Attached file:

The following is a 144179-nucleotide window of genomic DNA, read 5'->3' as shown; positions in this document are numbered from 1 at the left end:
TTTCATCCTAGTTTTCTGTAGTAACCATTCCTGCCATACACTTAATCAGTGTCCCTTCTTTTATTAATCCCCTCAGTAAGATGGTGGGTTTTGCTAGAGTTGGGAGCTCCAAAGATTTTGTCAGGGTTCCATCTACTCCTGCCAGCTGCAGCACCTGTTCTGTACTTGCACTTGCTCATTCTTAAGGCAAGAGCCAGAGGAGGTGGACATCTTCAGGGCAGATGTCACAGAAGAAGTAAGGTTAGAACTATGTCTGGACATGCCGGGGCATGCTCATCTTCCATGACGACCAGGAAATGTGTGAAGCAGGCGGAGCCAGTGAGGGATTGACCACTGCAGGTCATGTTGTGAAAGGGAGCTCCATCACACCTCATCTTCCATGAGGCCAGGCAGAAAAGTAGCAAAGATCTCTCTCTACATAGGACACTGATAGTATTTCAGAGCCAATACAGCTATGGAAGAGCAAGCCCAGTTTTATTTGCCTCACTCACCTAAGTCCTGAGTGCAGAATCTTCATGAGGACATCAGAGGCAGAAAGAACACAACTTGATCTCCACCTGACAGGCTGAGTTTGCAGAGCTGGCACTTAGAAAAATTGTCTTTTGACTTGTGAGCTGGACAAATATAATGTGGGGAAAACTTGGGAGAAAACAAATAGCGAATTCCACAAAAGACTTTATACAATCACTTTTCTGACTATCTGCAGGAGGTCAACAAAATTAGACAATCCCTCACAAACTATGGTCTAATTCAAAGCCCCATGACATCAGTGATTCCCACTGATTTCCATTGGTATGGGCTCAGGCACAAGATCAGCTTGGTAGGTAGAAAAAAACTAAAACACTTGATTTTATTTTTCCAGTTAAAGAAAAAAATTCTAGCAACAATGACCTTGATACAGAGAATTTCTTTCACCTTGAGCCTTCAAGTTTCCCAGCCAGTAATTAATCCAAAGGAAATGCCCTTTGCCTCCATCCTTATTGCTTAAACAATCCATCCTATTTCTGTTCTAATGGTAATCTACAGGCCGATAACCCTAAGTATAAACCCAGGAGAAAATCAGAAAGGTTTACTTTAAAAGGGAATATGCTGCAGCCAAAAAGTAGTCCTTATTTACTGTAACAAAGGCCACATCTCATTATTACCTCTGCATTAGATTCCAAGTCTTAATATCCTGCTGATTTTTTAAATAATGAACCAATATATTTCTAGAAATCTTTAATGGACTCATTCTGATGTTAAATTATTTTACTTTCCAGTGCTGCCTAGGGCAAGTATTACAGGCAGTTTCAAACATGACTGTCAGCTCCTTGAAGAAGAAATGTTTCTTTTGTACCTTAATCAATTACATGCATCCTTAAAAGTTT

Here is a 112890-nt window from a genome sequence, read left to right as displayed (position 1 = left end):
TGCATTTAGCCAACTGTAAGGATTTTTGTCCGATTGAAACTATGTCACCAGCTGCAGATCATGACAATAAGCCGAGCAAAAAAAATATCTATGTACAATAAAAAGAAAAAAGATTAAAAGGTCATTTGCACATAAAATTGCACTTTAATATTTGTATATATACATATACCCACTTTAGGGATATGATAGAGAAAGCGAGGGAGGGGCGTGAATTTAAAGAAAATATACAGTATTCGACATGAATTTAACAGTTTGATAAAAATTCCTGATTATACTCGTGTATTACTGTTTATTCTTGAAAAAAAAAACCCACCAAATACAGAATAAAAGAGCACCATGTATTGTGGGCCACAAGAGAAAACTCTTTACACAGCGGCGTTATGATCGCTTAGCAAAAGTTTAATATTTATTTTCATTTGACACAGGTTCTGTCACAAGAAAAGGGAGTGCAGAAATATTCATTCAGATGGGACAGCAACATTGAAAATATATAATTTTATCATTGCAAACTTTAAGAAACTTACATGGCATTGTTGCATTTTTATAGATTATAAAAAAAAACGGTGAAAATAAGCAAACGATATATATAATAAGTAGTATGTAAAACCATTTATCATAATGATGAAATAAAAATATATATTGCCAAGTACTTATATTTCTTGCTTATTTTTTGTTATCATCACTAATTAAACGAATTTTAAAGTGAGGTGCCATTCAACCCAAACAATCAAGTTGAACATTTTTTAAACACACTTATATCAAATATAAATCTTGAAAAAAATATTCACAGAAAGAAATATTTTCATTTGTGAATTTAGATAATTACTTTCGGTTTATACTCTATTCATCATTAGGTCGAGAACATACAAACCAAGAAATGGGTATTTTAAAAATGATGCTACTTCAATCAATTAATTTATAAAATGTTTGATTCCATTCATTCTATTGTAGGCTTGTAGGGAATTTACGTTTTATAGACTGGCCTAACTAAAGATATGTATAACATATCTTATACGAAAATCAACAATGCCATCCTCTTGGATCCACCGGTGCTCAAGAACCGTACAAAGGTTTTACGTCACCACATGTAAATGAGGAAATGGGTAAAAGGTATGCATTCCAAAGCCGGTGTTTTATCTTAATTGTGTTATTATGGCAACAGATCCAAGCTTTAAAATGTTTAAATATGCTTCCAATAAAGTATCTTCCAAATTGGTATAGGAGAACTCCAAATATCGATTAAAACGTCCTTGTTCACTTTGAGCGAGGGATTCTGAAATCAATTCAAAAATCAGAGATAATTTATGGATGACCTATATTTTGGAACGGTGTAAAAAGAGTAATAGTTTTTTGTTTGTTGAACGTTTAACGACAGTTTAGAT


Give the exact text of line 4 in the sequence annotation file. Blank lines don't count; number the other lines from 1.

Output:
TGCATTTAGCCAACTGTAAGGATTTTTGTCCGATTGAAACTATGTCACCAGCTGCAGATCATGACAATAAGCCGAGCAAAAAAAATATCTATGTACAATAAAAAGAAAAAAGATTAAAAGGTCATTTGCACATAAAATTGCACTTTAATATTTGTATATATACATATACCCACTTTAGGGATATGATAGAGAAAGCGAGGGAGGGGCGTGAATTTAAAGAAAATATACAGTATTCGACATGAATTTAACAGTTTGATAAAAATTCCTGATTATACTCGTGTATTACTGTTTATTCTTGAAAAAAAAAACCCACCAAATACAGAATAAAAGAGCACCATGTATTGTGGGCCACAAGAGAAAACTCTTTACACAGCGGCGTTATGATCGCTTAGCAAAAGTTTAATATTTATTTTCATTTGACACAGGTTCTGTCACAAGAAAAGGGAGTGCAGAAATATTCATTCAGATGGGACAGCAACATTGAAAATATATAATTTTATCATTGCAAACTTTAAGAAACTTACATGGCATTGTTGCATTTTTATAGATTATAAAAAAAAACGGTGAAAATAAGCAAACGATATATATAATAAGTAGTATGTAAAACCATTTATCATAATGATGAAATAAAAATATATATTGCCAAGTACTTATATTTCTTGCTTATTTTTTGTTATCATCACTAATTAAACGAATTTTAAAGTGAGGTGCCATTCAACCCAAACAATCAAGTTGAACATTTTTTAAACACACTTATATCAAATATAAATCTTGAAAAAAATATTCACAGAAAGAAATATTTTCATTTGTGAATTTAGATAATTACTTTCGGTTTATACTCTATTCATCATTAGGTCGAGAACATACAAACCAAGAAATGGGTATTTTAAAAATGATGCTACTTCAATCAATTAATTTATAAAATGTTTGATTCCATTCATTCTATTGTAGGCTTGTAGGGAATTTACGTTTTATAGACTGGCCTAACTAAAGATATGTATAACATATCTTATACGAAAATCAACAATGCCATCCTCTTGGATCCACCGGTGCTCAAGAACCGTACAAAGGTTTTACGTCACCACATGTAAATGAGGAAATGGGTAAAAGGTATGCATTCCAAAGCCGGTGTTTTATCTTAATTGTGTTATTATGGCAACAGATCCAAGCTTTAAAATGTTTAAATATGCTTCCAATAAAGTATCTTCCAAATTGGTATAGGAGAACTCCAAATATCGATTAAAACGTCCTTGTTCACTTTGAGCGAGGGATTCTGAAATCAATTCAAAAATCAGAGATAATTTATGGATGACCTATATTTTGGAACGGTGTAAAAAGAGTAATAGTTTTTTGTTTGTTGAACGTTTAACGACAGTTTAGAT